Mike Huckabee: SEC primary 'is a gift from God'

On today's front page and premium site, you can find a piece on the "SEC primary" taking shape for March 1, 2016. One key passage:

Already, supporters say they are seeing ripple effects. Former Arkansas Gov. Mike Huckabee, a potential GOP candidate who won Georgia’s 2008 primary, visited Georgia last week to meet with voters. Former Florida Gov. Jeb Bush, another potential contender, met with Republican-leaning business leaders and donors last week in Atlanta. And state Republican officials expect a slew of presidential candidates at the party’s May convention in Athens.
"I think that idea is a gift from God. I think it was inspired out of heaven. You know, seriously I think it would be great. Here's what I think this means: It is the Southern states and the Midwestern states that really form the bulk of the presidential genesis in November.

"If there's a general election, if a Republican doesn't carry the heartland, he's not going to win. And so best to show where the heartland and the Southern and Midwestern states are early on in the process, because quite frankly it is not New York state or Connecticut that's going to determine the winner in the general election."

Here's the full interview, in which Huckabee also reveals his usual order at Waffle House.


As neighboring Alabama wrestles with the possible legalization of same-sex weddings, Georgia's fight over its gay marriage ban has taken a curious turn in the courts.

U.S. District Judge William Duffey's recent ruling allows the 11th Circuit Court of Appeals to accept an appeal of his order keeping the legal challenge to Georgia's same-sex marriage ban alive.

The folks at GA Voice explain why this unusual move is important:

This is significant because now the Lambda Legal attorneys may get the chance to argue that Georgia same-sex couples have the constitutional right to marry directly to the higher court, which includes Georgia, Florida and Alabama. Federal judges in Florida and, just last week, Alabama, have recently struck down their state’s same-sex marriage bans, ruling them unconstitutional.

The 11th Circuit is already weighing whether to extend a stay on a decision that found Alabama's constitutional and statutory ban on gay marriages violates the U.S. Constitution. And the appeals court is also reviewing a judge's decision that lifted Florida's ban.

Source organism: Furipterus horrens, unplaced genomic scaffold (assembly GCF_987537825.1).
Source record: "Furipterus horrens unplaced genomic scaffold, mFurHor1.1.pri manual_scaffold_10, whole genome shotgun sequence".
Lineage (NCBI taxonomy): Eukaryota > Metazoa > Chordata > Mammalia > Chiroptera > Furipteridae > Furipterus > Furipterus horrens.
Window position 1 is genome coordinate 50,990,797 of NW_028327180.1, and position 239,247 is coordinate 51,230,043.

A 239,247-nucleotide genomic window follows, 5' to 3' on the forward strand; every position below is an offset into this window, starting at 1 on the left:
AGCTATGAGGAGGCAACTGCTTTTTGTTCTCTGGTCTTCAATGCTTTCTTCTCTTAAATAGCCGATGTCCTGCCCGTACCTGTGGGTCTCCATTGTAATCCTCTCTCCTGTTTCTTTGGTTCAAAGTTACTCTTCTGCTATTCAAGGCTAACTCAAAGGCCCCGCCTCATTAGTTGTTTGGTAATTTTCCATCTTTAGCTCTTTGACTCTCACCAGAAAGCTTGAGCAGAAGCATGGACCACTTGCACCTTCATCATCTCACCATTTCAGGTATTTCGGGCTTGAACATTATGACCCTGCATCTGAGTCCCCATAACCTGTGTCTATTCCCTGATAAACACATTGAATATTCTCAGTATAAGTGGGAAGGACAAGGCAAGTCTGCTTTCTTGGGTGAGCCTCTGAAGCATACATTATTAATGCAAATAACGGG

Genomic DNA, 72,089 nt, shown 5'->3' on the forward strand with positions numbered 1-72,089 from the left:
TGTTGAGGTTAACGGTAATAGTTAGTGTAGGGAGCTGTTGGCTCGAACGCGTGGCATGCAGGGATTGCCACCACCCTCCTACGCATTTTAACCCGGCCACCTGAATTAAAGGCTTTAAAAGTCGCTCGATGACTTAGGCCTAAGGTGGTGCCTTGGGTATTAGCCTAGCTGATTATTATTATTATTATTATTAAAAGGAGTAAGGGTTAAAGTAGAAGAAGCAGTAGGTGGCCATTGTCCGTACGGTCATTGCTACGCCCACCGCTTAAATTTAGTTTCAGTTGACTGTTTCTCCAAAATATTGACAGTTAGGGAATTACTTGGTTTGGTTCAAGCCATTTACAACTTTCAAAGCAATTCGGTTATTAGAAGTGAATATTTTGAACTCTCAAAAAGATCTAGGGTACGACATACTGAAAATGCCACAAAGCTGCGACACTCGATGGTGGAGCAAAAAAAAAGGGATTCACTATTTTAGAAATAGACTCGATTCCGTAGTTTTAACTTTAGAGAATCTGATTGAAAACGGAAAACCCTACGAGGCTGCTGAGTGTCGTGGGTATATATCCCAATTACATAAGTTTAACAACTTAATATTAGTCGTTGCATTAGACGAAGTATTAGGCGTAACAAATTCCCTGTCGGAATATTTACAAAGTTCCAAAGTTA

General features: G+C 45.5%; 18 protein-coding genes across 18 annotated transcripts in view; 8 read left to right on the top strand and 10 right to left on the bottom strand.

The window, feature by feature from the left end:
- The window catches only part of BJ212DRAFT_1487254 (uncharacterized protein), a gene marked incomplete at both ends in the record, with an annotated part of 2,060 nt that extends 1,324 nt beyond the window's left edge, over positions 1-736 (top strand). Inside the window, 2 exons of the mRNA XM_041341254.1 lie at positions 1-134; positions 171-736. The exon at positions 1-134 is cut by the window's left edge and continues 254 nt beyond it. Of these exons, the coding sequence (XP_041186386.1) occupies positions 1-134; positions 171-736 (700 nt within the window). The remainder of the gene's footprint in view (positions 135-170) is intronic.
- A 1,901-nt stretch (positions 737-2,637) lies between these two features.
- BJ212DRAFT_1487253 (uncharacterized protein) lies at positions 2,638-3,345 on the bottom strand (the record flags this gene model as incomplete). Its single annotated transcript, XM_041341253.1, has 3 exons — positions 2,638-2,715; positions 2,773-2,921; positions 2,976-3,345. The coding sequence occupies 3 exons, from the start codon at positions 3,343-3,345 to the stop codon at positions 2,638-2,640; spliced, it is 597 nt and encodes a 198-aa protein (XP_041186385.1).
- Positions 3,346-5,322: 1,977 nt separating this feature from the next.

Now the 11th Circuit has Georgia's restrictions in its hopper, too. That means there's a chance, however small, that it takes up Georgia's case before the Supreme Court can decide on marriage equality later this summer.


We told you over the weekend that DuBose Porter secured another four-year term leading the state Democratic party.

Next up is his counterpart, John Padgett, who faces his first inkling of opposition at his party's May convention.

Activist Alex Johnson announced his challenge to Padgett on Facebook. He says on his campaign website that the party hasn't done enough to reach out to new voters who could threaten the party's grip on power in Georgia.

From his platform:

Based on nationwide trends, if we don’t act now to make revolutionary efforts at outreach, Georgia will cease to be Republican within the next decade. Instead of simply focusing on getting so-called Republicans, regardless of their principles, re-elected, the Georgia GOP must stand by its principles. The GOP must do its duty ensure that the candidates that use the name Republican actually live up to the principles that the party membership espouses.


There's another serious scandal brewing at the Atlanta VA Medical Center. From Aaron Diamant at Channel 2 Action News:

There's now a local and federal investigation into how [Atlanta's] VA medical center handled the case of a Cobb County Marine veteran who killed her three children and then herself. ...

[VA records] indicate [Kisha] Holmes was flagged as a high risk for suicide "due to concern regarding possible self-directed violence" and that she should "be screened or assessed by provider staff." The same records show Holmes didn't show up to two mental health assessment appointments on Dec. 8 and Dec. 15.

Another patient record from December indicated Holmes was pregnant. ...

[When asked if VA contacted Holmes, the agency said it was] "deeply saddened to learn of the recent death of Veteran Kisha Holmes and her three children. Our thoughts and prayers are with her family. To protect the Veteran's privacy we cannot comment."

We suspect U.S. Senate VA committee chairman Johnny Isakson, R-Ga., will have a few questions about this.


Here's a fascinating nugget from a Politico piece on how Mitch McConnell is running the Senate. Writes Manu Raju:

The next day, [North Carolina Republican Richard] Burr pushed an amendment to reauthorize the federal Land and Water Conservation Fund, but attaching it to the Keystone pipeline could have complicated its chances for quick passage in the House. So McConnell persuaded three GOP senators — Georgia’s David Perdue and Johnny Isakson, and Jerry Moran of Kansas — to flip their votes and oppose the Burr plan. It was defeated by one vote, though Burr received assurances it would come up again and Isakson now hopes McConnell will repay the favor.

“To accommodate the leader was the right thing to do,” Isakson said. “Hopefully, I got a chip in the barrel somewhere.”


(Here's the real SB 49, by the way.)

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About the Author

Greg Bluestein
Greg Bluestein
Greg Bluestein is a political reporter who covers the governor's office and state politics for The Atlanta Journal-Constitution.